Serilog Dependency Injection and Easy IP Logging

We demonstrate how to inject references to Serilog, the wildly popular .NET logging framework, and we show how to inject an IP-logging variation for website scenarios.

Serilog, introduced in 2013, quickly gained popularity in the .NET world. With the venerable log4net already falling by the wayside, and with NLog starting to show its age, the stage was set for a new contender. However, Serilog is a static-style library which appears to make it very unfriendly to dependency injection. We’ll show that isn’t necessarily the case.

Then, building on the convenience of DI, we’ll demonstrate a helper class that automatically adds the IP address to all log entries for websites that use Serilog.

The code discussed here can be found on GitHub: Serilog.Dependency.Injection

Register the ILogger Factory

Serilog exposes many logging methods such as Debug and Warn through a static class named Log. Most of those methods are defined by the ILogger interface, but there is one important exception: Log.Logger which returns a new (already configured) instance of ILogger. In other words, it’s a factory. (It’s also an example of the Service Locator anti-pattern, the arch-nemesis of correct dependency injection.)

Once you realize a factory is available, registering Serilog as a DI-friendly service is easy. Notice also that we tie into ProcessExit to run Serilog’s CloseAndFlush method.

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public static IServiceCollection AddSerilogServices(
    this IServiceCollection services, 
    LoggerConfiguration configuration)
{
    Log.Logger = configuration.CreateLogger();
    AppDomain.CurrentDomain.ProcessExit += (s, e) => Log.CloseAndFlush();
    return services.AddSingleton(Log.Logger);
}

I’m using this today in a real system. In that implementation, I also use a few overrides. One takes a SQL connection string which is applied to a default configuration (which is then passed to the method shown above), and another applies my preferred default configuration for console-only logging (used by command-line tools and the like, where persistent logging isn’t needed or must be piped).

Demonstration

We’ll take a look at using this from a console program. We’ll also demo an external library to prove the logger is correctly injected across the entire system. This is borrowed from the Serilog getting-started documentation, where a divide-by-zero exception is logged.

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public class DivideByZero : IDivideByZero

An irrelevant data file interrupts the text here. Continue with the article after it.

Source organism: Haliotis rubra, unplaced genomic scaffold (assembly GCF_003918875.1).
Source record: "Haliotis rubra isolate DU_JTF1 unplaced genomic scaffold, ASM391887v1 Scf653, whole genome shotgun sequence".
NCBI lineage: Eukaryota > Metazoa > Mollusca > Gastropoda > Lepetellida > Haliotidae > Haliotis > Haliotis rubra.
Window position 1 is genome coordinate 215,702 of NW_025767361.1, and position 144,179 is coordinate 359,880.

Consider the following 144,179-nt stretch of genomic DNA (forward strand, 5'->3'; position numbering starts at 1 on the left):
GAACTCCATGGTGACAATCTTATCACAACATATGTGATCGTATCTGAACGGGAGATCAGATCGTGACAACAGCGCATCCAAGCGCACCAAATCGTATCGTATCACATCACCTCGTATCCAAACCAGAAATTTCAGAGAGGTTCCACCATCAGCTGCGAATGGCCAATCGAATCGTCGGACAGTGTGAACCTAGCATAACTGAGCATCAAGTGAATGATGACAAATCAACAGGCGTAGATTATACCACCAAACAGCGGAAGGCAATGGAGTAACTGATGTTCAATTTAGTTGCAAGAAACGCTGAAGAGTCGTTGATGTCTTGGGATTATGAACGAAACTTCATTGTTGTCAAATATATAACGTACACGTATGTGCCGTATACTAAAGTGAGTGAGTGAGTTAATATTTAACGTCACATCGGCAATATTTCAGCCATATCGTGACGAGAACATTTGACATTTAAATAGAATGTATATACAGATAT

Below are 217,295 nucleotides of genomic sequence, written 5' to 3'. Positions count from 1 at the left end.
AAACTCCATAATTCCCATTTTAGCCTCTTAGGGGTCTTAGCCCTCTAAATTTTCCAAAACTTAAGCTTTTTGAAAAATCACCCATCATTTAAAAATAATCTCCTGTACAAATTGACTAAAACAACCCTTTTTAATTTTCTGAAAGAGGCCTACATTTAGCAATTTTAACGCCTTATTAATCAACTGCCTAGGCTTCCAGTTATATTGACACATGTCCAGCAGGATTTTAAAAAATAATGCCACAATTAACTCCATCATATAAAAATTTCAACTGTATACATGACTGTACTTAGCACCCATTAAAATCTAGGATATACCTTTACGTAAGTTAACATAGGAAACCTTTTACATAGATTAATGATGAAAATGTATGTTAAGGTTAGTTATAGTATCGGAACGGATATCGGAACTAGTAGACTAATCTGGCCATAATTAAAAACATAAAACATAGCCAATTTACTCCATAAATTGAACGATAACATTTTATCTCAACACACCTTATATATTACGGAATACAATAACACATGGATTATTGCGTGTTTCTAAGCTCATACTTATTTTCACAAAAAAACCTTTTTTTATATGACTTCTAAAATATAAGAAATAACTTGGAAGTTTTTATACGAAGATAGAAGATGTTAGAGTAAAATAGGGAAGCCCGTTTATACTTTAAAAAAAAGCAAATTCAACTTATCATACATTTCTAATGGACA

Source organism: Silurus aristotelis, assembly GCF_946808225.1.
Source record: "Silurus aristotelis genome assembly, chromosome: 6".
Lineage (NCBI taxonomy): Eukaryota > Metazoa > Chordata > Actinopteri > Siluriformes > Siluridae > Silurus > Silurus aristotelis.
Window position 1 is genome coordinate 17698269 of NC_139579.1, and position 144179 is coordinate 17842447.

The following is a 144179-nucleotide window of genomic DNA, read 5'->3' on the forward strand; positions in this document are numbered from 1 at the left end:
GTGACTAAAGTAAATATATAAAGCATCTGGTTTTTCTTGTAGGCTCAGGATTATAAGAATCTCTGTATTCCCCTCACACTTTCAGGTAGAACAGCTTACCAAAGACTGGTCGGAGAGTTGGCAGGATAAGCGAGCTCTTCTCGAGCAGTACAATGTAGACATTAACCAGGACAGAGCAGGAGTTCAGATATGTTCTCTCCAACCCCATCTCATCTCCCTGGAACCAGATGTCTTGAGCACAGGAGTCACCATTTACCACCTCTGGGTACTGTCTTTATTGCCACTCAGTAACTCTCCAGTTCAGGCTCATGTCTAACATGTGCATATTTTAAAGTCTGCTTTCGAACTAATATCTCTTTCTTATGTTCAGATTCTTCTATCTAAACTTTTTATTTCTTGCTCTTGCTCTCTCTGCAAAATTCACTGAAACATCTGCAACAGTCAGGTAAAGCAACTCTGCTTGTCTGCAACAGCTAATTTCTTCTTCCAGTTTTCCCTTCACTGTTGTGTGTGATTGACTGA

{
    readonly ILogger log;

    public DivideByZero(ILogger logger) 
        => log = logger.ForContext<DivideByZero>();

    public void CrashThyself(int dividend)
    {
        int divisor = 0;
        try
        {
            log.Debug("Dividing {dividend} by {divisor}", dividend, divisor);
            Console.WriteLine(dividend / divisor);
        }
        catch(Exception ex)
        {
            log.Error(ex, ex.Message);
        }
    }

}

You can see we’re declaring a dependency on Serilog’s ILogger in the constructor, and the IDivideByZero interface just lists the CrashThyself method. It will be registered with a transient lifespan.

Now the stage is set for our console program.

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static void Main(string[] args)
{
    var services = new ServiceCollection();
    services.AddTransient<IDivideByZero, DivideByZero>;
    services.AddSerilogServices();
    var provider = services.BuildServiceProvider();

    var log = provider.GetService<ILogger>();
    log.Information("ILogger service reference obtained.");

    var divider = provider.GetService<IDivideByZero>();
    divider.CrashThyself(999);

    log.Information("Ready to exit.");
    Console.WriteLine("Press any key...");
    Console.ReadKey();
}

Running the code confirms that an ILogger was injected into our divide-by-zero service.

Dividebyzero

IP Logging

Earlier I mentioned I’m doing this in a large, complicated system. I didn’t want to duplicate my Serilog configuration code across several websites, utility programs, and Azure Function apps – especially since it involves some non-obvious steps like obtaining connection strings stored in Azure Key Vault. I added a registration-helper class to one of the utility libraries in the system and began injecting ILogger all over the place. Life was good.